Figure 6
Base pairing interactions at intron insertion sites obtained using a RAM-targetron library with randomized EBS and δ sequences, and base composition of the EBS/δ regions of the integrated introns and initial targetron donor library. ...

Distribution of targetron integration sites in the E.coli genome

Figure Figure77 shows the distribution of the randomly selected targetron integration sites in the E.coli genome. Overall, the integration sites showed no strong strand bias (51 leading versus 39 lagging template) and those within genes showed no substantial transcription orientation bias (47 sense, 38 antisense). Remarkably, however, the integration sites were strongly clustered near the bidirectional replication origin (oriC), with 57% of the sites found within the 5% of the genome on either side of the origin (positions 3681887– 4151651).

Figure 7
Distribution of targetron insertion sites in the E.coli genome. The map was compiled using the genome sequence of E.coli K-12 MG1655 (GenBank accession no. ...

The clustering of integration sites near oriC likely reflects, at least in part, that origin proximal regions are present in higher copy number than distal regions due to ongoing DNA replication. In rapidly dividing E.coli, this copy number difference can be as high as 4:1 (24) and may be increased further by abortive replications under some conditions (25). We found no disproportionate representation of the Ll.LtrB target sequence near the replication origin. Furthermore, the integration sites located within 5% of oriC do not contain disproportionate numbers of Dam or Dcm methylation sites, suggesting that hemimethylation of sites near the origin is not a factor (26), and we detected no correlation between the group II intron integration sites and IHF or DnaA protein-binding sites (27,28). It remains possible, however, that other features of DNA structure or packaging contribute to the skewed distribution or that the integration complex associates with replication factors, resulting in insertion early in the replication of the chromosome. Other transposons use a variety of different mechanisms for coordinating transposition with DNA replication (29,30; and references therein). Although the randomly selected targetron insertions were biased toward the chromosmal replication origin, the gene knockout library is sufficiently complex that insertions in poorly represented regions were detected readily by PCR (e.g. lacZ and araD) (Fig. (Fig.7).7). In principle, the integrated introns could be re-amplified from the knockout library by PCR and linked to a donor plasmid to obtain single knockouts in any gene.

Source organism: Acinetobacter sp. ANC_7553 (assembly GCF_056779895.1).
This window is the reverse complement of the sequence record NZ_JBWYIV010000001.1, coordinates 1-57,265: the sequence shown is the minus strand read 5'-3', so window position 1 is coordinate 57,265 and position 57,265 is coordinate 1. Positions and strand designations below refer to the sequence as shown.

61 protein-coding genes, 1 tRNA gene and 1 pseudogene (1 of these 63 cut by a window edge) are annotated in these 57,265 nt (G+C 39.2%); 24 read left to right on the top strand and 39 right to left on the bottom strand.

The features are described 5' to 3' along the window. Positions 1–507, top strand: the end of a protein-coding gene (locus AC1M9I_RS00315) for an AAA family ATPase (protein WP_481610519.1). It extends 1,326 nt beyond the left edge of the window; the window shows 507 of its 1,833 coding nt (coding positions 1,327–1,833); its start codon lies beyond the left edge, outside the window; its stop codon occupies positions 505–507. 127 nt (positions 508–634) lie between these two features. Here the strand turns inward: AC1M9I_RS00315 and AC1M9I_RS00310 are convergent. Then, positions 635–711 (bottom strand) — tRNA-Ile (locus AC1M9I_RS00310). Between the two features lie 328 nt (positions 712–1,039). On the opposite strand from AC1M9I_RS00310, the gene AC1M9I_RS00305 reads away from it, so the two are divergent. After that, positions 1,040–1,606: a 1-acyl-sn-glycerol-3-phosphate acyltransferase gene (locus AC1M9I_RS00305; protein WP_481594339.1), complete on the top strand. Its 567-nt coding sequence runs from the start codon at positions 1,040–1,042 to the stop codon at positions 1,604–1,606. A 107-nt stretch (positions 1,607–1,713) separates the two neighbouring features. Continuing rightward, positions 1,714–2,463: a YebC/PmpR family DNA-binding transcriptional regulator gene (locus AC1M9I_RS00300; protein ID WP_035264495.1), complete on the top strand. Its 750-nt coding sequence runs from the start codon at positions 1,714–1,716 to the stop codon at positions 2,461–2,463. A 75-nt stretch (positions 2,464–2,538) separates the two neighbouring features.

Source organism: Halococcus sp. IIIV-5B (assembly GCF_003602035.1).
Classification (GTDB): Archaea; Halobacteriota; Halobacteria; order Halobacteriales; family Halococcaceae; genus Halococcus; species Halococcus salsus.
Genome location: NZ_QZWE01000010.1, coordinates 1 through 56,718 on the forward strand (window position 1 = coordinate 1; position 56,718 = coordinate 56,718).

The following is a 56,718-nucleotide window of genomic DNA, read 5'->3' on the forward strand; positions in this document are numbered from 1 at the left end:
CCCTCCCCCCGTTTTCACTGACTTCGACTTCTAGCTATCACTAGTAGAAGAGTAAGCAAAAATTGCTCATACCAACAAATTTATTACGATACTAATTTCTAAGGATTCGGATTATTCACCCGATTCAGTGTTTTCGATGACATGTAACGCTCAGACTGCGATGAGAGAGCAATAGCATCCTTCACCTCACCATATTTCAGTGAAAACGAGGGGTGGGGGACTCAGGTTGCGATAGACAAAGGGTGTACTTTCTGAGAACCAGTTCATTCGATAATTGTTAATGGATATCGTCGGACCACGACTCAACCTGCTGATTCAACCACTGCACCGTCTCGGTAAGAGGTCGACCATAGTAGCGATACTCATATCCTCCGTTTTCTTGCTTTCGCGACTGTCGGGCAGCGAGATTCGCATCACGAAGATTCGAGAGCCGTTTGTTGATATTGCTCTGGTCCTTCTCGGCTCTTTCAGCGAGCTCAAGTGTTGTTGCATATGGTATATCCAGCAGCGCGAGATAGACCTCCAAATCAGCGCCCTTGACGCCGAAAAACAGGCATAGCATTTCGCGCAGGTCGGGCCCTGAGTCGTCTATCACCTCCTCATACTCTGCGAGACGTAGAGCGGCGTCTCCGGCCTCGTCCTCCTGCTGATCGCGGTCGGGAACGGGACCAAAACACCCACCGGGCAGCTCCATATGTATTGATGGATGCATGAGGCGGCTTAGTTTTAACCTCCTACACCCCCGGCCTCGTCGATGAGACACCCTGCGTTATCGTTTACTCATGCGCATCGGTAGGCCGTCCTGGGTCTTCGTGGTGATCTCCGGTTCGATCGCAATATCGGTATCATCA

Conclusions and prospects

In summary, our results establish a series of powerful new approaches for using targetrons based on mobile group II introns for targeted and random bacterial gene disruption. The targetron can be programmed to insert into a desired site with high specificity via modification of the group II intron EBS and δ sequences, or these sequences can be randomized to obtain insertions at randomly selected chromosomal sites for functional genomic analysis. Because the L.lactis Ll.LtrB intron functions efficiently in both Gram-negative and Gram-positive bacteria, these approaches should be generally applicable to a wide variety of bacteria, using either the RAM-TpR marker gene described here or RAM versions of other selectable markers constructed by inserting the phage T4 td group I intron or other self-splicing introns. Targetrons do not require specialized strains or a highly efficient transformation procedure, can be transcribed by any RNA polymerase and are not dependent on host cell recombination functions (10,13). Although the distribution of non-targeted insertions in the E.coli genome is biased toward the replication origin, we envision that whole genome knockouts in any bacteria could be obtained rapidly by automated targeted insertion or by a combination approach in which an initial random knockout library is completed by automated, targeted insertion (A. Ellington, E. Marcotte and A.M. Lambowitz, in progress). In addition to these practical applications, our results provide additional insight into group II intron DNA target site recognition, suggest that a subset of group II intron retrohoming events may occur by using a DNA primer generated during DNA replication and reveal a previously unsuspected bias for group II intron insertion near the replication origin, with implications for group II intron mobility mechanisms.


Supplementary Material is available at NAR Online.

[Supplementary Material]


We thank Yuri Voziyanov and Makkuni Jayaram for plasmid pBAD33-Flp, Richard Meyer for plasmid R751 and Marlene Belfort, Andy Ellington, Kenji Ichiyanagi, Edward Marcotte and Jim Walker for helpful discussions. This work was supported by NIH grant GM37949.